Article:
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The Siouan Mythology
The Mdewakantonwan
Tribal Nomenclature
The Sisitonwan Or Sisseton
The Oohe-nonpa Or Two Kettles
Designation And Mode Of Camping
The Siha-sapa Or Blackfeet
Phonetic And Graphic Arts

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The Waqpe-kute
The Tutelo
The Quapaw Or Kwapa
The Ni-u'-t'a-tci Or Missouri
General Features Of Organization
3 _{~latin Small Letter Turned T~}{~latin Small Letter Open O~}iwe´re_ (_people Of This Place_)
The Osage
10 _sara (extinct)_

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Tribal Nomenclature

In the Siouan stock, as among the American Indians generally, the accepted
appellations for tribes and other groups are variously derived. Many of
the Siouan tribal names were, like the name of the stock, given by alien
peoples, including white men, though most are founded on the descriptive
or other designations used in the groups to which they pertain. At first
glance, the names seem to be loosely applied and perhaps vaguely defined,
and this laxity in application and definition does not disappear, but
rather increases, with closer examination.

There are special reasons for the indefiniteness of Indian nomenclature:
The aborigines were at the time of discovery, and indeed most of them
remain today, in the prescriptorial stage of culture, i.e., the stage in
which ideas are crystallized, not by means of arbitrary symbols, but by
means of arbitrary associations,(18) and in this stage names are connotive
or descriptive, rather than denotive as in the scriptorial stage.
Moreover, among the Indians, as among all other prescriptorial peoples,
the ego is paramount, and all things are described, much more largely than
among cultured peoples, with reference to the describer and the position
which he occupies--Self and Here, and, if need be, Now and Thus, are the
fundamental elements of primitive conception and description, and these
elements are implied and exemplified, rather than expressed, in thought
and utterance. Accordingly there is a notable paucity in names, especially
for themselves, among the Indian tribes, while the descriptive
designations applied to a given group by neighboring tribes are often

The principles controlling nomenclature in its inchoate stages are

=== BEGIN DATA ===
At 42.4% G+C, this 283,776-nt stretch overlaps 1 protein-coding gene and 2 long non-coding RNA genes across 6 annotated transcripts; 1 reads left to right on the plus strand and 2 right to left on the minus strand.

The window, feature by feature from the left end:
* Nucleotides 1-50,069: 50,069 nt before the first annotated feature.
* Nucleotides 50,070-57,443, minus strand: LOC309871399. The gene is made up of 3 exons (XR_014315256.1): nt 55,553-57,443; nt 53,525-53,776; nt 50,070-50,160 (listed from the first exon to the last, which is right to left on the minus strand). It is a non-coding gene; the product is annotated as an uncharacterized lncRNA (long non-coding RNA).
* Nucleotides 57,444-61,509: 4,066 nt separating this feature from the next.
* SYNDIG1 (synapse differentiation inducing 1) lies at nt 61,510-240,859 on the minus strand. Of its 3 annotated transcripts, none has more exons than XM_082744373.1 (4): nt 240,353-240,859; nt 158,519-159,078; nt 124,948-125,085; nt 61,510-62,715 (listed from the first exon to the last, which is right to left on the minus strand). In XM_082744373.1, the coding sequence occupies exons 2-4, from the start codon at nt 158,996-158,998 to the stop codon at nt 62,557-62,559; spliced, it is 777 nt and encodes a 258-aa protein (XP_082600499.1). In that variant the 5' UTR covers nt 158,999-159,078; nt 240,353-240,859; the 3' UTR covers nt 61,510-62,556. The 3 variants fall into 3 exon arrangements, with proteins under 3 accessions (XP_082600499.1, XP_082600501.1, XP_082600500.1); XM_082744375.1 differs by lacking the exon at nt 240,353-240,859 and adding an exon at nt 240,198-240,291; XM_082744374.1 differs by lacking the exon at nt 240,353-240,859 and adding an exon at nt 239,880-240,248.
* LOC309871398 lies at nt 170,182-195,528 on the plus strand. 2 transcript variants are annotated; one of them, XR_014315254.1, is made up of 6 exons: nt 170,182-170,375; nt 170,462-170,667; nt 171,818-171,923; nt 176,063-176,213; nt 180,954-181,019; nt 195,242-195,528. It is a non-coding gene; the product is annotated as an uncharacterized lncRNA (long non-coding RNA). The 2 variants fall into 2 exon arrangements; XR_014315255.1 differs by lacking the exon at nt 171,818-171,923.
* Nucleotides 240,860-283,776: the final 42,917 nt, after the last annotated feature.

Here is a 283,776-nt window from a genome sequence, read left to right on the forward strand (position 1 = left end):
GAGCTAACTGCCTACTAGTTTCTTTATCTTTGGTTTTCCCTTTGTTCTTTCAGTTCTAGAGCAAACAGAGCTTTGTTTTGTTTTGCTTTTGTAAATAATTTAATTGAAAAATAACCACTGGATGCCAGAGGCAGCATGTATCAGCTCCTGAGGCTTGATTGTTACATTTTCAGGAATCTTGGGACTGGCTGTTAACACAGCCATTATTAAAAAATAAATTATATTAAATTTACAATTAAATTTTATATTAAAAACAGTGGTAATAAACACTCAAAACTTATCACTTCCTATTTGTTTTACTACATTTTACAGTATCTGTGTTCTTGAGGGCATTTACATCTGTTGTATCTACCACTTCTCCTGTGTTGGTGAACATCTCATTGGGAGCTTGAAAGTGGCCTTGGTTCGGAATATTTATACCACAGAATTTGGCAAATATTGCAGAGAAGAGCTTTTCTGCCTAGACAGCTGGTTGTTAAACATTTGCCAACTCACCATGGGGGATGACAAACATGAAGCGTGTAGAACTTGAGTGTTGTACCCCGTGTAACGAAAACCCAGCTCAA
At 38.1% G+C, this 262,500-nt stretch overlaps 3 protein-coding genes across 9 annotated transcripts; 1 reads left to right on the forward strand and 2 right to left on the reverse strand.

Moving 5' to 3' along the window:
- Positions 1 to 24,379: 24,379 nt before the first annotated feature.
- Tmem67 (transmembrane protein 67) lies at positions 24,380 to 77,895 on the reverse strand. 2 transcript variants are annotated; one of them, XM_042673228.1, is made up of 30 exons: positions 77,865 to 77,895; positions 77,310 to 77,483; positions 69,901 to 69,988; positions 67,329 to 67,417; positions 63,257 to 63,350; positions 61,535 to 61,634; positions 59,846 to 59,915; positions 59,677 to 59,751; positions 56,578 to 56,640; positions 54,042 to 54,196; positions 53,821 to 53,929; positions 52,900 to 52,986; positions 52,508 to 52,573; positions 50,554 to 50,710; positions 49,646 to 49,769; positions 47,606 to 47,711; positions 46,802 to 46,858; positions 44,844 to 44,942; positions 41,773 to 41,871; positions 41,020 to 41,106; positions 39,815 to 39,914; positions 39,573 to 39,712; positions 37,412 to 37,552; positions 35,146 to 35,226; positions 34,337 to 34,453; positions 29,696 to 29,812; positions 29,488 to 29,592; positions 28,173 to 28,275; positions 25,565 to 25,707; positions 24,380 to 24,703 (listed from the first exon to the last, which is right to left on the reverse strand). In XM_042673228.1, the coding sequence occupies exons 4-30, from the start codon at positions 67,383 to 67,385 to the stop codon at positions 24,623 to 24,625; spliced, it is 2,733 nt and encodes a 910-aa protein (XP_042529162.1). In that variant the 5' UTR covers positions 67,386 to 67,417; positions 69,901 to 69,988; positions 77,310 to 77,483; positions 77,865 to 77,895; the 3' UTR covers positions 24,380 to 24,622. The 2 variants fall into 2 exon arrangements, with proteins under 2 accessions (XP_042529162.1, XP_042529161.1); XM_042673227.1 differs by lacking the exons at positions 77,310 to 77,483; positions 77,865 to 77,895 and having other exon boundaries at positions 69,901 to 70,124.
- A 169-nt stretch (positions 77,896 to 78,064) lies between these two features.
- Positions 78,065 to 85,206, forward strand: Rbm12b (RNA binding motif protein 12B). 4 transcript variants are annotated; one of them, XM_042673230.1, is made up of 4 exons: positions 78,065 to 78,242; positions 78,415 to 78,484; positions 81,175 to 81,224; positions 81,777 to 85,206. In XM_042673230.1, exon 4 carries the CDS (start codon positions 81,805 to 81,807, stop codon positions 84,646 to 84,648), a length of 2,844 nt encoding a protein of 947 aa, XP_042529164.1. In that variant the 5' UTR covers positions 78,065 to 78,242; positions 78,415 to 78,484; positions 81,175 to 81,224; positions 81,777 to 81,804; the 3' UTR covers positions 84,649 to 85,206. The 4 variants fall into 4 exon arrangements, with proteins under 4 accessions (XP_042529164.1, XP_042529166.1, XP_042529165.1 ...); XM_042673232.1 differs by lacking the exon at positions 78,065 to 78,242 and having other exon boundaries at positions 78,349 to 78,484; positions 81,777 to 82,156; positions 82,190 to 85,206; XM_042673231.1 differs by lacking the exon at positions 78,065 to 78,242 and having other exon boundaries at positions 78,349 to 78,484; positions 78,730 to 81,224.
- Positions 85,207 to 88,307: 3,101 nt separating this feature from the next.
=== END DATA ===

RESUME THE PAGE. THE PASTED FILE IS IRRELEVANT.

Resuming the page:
illustrated among the Siouan peoples. So far as their own tongues were
concerned, the stock was nameless, and could not be designated save
through integral parts. Even the great Dakota confederacy, one of the most
extensive and powerful aboriginal organizations, bore no better
designation than a term probably applied originally to associated tribes
in a descriptive way and perhaps used as a greeting or countersign,
although there was an alternative proper descriptive term.--Seven
Council-fires--apparently of considerable antiquity, since it seems to
have been originally applied before the separation of the Asiniboin.(19)
In like manner the cegiha, {~LATIN SMALL LETTER TURNED T~}{~LATIN SMALL LETTER OPEN O~}iwe're, and Hotcangara groups, and perhaps
the Niya, were without denotive designations for themselves, merely
styling themselves Local People, Men, Inhabitants, or, still more
ambitiously, People of the Parent Speech, in terms which are variously
rendered by different interpreters; they were lords in their own domain,
and felt no need for special title. Different Dakota tribes went so far as
to claim that their respective habitats marked the middle of the world, so
that each insisted on precedence as the leading tribe,(20) and it was the
boast of the Mandan that they were the original people of the earth.(21)
In the more carefully studied confederacies the constituent groups
generally bore designations apparently used for convenient distinction in
the confederation; sometimes they were purely descriptive, as in the case
of the Sisseton, Wahpeton, Sans Arcs, Blackfeet, Oto, and several others;
again they referred to the federate organization (probably, possibly to
relative position of habitat), as in the Yankton, Yanktonai, and Hunkpapa;
more frequently they referred to geographic or topographic position, e.g.,
Teton, Omaha, Pahe'tsi, Kwapa, etc; while some appear to have had a
figurative or symbolic connotation, as Brule, Ogalala, and Ponka. Usually
the designations employed by alien peoples were more definite than those
used in the group designated, as illustrated by the stock name, Asiniboin,
and Iowa. Commonly the alien appellations were terms of reproach; thus
Sioux, Biloxi, and Hohe (the Dakota designation for the Asiniboin) are
clearly opprobrious, while Paskagula might easily be opprobrious among
hunters and warriors, and Iowa and Oto appear to be derogatory or
contemptuous expressions. The names applied by the whites were sometimes
taken from geographic positions, as in the case of Upper Yanktonai and
Cape Fear--the geographic names themselves being frequently of Indian
origin. Some of the current names represent translations of the aboriginal
terms either into English (Blackfeet, Two Kettles, Crow,) or into
French (Sans Arcs, Brule, Gros Ventres); yet most of the names, at
least of the prairie tribes, are simply corruptions of the aboriginal
terms, though frequently the modification is so complete as to render
identification and interpretation difficult--it is not easy to find Waca'ce
in Osage (so spelled by the French, whose orthography was adopted and
mispronounced by English-speaking pioneers), or Pa'qotce in Iowa.

The meanings of most of the eastern names are lost; yet so far as they are
preserved they are of a kind with those of the interior. So, too, are the
subtribal names enumerated by Dorsey.

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